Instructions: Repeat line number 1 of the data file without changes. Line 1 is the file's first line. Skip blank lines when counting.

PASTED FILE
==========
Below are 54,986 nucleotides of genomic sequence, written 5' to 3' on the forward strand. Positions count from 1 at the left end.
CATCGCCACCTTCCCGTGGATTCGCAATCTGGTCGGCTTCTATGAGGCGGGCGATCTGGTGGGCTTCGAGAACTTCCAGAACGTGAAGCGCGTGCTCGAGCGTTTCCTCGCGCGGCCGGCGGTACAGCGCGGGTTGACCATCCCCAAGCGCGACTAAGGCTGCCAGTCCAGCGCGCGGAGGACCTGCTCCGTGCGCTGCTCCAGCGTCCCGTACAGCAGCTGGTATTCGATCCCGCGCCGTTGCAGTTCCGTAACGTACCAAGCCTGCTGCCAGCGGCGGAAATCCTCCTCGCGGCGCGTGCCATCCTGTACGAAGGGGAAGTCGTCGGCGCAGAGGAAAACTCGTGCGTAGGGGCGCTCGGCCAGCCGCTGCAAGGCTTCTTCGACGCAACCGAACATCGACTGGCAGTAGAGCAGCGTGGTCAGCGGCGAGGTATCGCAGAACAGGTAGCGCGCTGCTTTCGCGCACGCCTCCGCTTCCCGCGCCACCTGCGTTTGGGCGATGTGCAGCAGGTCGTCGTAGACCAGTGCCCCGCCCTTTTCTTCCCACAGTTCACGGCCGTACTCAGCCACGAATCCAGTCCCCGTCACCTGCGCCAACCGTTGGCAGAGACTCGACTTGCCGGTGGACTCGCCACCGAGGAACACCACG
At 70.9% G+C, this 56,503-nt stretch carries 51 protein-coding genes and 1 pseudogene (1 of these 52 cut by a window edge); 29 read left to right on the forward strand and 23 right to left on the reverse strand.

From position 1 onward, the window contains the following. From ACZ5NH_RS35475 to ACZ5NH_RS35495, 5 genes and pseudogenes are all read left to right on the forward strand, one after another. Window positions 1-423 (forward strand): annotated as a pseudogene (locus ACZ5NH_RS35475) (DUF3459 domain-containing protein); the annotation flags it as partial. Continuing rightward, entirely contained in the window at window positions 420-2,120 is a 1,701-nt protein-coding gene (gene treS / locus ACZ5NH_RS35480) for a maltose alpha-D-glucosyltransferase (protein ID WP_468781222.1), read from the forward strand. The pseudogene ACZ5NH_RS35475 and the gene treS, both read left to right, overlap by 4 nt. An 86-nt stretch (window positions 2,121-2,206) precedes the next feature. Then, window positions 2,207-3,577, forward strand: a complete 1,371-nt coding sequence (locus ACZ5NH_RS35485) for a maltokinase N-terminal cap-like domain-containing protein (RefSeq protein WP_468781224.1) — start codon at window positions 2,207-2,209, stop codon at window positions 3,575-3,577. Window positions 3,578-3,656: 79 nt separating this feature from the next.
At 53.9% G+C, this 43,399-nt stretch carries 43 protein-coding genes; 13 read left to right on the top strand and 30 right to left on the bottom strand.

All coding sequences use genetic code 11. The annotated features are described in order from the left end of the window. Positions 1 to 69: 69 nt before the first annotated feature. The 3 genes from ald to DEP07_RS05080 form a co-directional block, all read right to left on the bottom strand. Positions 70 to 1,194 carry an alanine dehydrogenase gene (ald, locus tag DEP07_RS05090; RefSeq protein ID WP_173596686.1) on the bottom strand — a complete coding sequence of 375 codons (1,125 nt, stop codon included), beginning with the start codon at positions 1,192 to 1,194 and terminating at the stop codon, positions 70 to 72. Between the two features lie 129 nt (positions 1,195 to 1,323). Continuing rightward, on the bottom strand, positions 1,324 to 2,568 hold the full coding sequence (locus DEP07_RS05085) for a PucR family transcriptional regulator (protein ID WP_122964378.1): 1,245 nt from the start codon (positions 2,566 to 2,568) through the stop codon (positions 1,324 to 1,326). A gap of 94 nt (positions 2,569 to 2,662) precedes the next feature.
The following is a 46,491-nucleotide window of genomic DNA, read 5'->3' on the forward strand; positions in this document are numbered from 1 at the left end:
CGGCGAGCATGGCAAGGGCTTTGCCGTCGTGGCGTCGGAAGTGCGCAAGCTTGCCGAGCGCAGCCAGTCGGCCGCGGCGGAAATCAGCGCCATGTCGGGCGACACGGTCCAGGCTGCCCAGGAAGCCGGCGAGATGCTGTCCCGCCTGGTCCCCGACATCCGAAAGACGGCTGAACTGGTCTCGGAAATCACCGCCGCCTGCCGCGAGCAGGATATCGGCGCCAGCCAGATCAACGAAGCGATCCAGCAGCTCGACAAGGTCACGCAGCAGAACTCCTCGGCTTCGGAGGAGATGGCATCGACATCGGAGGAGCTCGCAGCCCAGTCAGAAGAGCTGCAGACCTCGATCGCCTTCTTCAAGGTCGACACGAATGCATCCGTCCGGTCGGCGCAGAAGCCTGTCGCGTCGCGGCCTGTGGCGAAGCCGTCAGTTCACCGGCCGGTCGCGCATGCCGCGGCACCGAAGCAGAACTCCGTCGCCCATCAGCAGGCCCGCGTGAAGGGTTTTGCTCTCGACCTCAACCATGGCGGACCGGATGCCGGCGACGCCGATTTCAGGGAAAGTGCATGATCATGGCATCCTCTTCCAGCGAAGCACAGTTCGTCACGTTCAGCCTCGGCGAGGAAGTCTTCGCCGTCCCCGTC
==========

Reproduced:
Below are 54,986 nucleotides of genomic sequence, written 5' to 3' on the forward strand. Positions count from 1 at the left end.